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Correspondence |

IMMUNIZATION AGAINST PERTUSSIS

HAROLD K. FABER, M.D.; JOHN J. MILLER JR., M.D.
Am J Dis Child. 1940;60(5):1172-1173. doi:10.1001/archpedi.1940.02000050156015.
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ABSTRACT

To the Editor:—The recent publication by Doull and his associates1 of the final results of their study of pertussis prophylaxis again brings out the sharp contrast between their results and those obtained by a number of other workers in the same field and renews the confusion felt by many physicians when attempting to judge the merits of vaccination against pertussis. The matter is one of prime importance in pediatrics and preventive medicine, since if vaccination for whooping cough is meritorious it should be generally employed. For this reason, we submit a brief summary of such published work as is now available.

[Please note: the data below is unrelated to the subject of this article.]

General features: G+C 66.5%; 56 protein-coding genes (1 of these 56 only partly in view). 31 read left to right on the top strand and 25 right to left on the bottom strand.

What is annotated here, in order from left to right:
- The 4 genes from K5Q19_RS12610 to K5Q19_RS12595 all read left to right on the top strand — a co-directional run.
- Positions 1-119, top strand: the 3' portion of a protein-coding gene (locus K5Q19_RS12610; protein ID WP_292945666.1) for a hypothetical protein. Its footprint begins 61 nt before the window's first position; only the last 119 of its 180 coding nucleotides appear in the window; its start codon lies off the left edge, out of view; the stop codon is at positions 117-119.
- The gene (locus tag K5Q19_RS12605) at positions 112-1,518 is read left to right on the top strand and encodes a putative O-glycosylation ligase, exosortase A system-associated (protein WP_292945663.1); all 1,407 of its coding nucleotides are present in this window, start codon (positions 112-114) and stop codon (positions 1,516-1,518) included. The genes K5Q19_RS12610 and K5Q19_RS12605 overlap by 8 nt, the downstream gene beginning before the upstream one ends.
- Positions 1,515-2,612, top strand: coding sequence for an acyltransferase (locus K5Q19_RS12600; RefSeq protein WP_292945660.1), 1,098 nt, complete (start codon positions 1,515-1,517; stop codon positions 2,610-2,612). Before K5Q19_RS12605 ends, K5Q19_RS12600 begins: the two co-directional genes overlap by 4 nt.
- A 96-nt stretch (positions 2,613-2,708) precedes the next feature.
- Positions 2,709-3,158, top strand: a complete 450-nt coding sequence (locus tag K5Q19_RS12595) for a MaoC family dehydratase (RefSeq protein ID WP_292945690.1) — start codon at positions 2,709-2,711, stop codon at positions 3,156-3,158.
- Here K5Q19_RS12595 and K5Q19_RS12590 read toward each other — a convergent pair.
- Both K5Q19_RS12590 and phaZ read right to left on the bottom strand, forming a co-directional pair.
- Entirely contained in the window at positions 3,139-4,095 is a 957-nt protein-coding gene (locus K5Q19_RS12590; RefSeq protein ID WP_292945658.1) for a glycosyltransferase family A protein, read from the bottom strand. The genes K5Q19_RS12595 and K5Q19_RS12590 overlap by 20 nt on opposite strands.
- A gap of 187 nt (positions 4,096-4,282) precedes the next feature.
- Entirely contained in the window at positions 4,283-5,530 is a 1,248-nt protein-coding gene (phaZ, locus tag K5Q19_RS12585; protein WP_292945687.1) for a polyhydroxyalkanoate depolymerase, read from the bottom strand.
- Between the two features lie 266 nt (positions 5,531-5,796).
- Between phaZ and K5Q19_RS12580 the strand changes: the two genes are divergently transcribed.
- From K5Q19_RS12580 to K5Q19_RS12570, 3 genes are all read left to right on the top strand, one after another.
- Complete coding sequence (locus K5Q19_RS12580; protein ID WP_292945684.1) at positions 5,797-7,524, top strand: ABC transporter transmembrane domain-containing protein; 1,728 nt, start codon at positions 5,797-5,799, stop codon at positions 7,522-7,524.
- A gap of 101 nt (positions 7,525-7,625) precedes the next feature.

Besides the work of Doull and his collaborators, there are seven separate studies2 which fulfil, as does the investigation of Doull and his associates, the following requirements: (1) The vaccine used was made from Haemophilus pertussis in phase 1 (Leslie-Gardner classification); (2) the total dosage was

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